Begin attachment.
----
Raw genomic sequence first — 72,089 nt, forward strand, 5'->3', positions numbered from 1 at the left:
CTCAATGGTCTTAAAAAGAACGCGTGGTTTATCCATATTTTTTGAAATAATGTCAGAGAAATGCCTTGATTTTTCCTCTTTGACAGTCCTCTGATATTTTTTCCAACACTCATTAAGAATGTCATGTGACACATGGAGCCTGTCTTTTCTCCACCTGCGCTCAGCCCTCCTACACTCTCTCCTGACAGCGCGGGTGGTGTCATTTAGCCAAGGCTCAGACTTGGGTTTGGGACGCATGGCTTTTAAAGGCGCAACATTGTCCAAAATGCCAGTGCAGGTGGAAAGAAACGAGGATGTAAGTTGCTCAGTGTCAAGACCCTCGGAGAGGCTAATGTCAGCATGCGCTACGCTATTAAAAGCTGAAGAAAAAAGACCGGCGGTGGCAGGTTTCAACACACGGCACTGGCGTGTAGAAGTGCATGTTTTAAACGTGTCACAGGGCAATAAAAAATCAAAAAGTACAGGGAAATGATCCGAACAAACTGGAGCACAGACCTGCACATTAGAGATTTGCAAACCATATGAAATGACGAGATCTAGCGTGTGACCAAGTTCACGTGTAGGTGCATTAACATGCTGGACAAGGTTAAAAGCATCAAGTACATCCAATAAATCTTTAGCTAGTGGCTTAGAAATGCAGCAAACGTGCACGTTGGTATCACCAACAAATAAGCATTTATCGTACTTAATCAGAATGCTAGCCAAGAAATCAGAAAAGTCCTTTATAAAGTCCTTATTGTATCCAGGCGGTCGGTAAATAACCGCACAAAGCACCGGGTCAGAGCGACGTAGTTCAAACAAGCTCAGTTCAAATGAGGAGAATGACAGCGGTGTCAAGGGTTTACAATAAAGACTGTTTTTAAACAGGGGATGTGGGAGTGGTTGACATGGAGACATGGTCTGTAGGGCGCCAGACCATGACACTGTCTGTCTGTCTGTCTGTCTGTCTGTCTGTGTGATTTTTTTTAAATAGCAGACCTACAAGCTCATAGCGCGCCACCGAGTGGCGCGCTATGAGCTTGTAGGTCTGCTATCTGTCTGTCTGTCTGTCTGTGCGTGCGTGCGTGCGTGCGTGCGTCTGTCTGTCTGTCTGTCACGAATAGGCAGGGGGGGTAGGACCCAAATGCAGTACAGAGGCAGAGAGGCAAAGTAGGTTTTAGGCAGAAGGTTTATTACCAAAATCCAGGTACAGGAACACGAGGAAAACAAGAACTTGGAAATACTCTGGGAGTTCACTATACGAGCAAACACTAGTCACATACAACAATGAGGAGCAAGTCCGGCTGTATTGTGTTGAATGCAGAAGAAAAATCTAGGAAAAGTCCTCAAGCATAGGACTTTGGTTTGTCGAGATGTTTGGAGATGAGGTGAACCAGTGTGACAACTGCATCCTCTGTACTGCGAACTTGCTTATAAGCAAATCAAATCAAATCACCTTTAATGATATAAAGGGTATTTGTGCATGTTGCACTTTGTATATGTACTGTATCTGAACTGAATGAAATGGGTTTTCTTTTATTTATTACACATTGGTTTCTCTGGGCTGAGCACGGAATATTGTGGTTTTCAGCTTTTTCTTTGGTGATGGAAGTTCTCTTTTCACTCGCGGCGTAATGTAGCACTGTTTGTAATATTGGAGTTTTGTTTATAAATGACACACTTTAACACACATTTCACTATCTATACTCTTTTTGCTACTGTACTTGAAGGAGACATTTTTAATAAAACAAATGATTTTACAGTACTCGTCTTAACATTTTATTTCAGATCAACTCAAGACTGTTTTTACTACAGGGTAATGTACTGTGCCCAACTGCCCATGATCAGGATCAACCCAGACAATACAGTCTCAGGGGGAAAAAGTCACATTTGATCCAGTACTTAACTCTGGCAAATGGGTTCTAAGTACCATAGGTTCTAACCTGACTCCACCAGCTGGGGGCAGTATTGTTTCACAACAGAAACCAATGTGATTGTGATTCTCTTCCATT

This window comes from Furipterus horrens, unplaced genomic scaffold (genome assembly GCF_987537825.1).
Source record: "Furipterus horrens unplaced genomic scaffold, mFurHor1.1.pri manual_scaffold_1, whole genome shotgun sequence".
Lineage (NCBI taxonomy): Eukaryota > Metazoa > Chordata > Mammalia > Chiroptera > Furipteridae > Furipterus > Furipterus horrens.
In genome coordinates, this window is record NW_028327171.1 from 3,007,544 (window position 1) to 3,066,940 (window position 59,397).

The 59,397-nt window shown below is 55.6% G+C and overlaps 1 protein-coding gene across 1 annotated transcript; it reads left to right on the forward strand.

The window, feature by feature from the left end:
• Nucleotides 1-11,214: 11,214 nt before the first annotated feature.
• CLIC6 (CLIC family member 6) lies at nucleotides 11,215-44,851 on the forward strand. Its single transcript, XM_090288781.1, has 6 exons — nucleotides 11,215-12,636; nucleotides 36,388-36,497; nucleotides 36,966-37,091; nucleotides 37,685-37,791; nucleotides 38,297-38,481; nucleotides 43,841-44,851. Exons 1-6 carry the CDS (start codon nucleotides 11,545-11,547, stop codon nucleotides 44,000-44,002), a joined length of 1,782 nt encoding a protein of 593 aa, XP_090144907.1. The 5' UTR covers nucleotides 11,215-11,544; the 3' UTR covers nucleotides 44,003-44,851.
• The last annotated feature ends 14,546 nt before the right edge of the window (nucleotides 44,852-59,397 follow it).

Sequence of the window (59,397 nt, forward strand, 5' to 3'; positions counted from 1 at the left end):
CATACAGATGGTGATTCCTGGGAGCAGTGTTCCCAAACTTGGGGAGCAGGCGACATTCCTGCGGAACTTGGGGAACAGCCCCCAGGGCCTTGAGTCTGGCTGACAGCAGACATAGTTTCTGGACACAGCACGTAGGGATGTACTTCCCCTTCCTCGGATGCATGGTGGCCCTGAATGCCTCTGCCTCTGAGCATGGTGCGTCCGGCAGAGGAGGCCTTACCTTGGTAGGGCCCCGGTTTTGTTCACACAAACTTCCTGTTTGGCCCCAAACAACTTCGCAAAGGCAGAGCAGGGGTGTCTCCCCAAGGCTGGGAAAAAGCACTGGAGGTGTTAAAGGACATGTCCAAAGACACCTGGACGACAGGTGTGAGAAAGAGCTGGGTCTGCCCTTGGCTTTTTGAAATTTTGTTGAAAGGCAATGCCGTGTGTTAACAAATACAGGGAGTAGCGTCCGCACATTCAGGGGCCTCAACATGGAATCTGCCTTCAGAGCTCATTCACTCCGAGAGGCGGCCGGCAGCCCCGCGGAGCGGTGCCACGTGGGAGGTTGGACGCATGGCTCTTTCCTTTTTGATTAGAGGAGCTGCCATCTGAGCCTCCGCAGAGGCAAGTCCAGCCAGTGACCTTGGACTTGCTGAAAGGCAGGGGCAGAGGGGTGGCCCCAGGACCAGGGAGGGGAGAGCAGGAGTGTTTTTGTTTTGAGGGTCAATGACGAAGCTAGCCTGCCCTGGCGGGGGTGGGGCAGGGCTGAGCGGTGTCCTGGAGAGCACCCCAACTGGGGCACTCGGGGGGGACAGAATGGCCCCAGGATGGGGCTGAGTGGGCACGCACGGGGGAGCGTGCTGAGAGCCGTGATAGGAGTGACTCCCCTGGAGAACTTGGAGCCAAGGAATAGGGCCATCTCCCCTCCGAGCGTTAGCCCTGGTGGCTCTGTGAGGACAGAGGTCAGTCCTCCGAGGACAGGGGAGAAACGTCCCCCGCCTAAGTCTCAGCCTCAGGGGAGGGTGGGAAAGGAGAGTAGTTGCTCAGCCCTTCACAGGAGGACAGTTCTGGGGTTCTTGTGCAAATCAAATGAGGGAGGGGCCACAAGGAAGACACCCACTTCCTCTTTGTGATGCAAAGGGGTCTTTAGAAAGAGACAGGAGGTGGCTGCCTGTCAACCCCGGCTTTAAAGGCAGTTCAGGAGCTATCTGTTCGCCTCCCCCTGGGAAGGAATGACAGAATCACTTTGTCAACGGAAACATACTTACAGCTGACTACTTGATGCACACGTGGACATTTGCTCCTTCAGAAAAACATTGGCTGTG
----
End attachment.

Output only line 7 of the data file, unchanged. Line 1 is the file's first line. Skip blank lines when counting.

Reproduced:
The 59,397-nt window shown below is 55.6% G+C and overlaps 1 protein-coding gene across 1 annotated transcript; it reads left to right on the forward strand.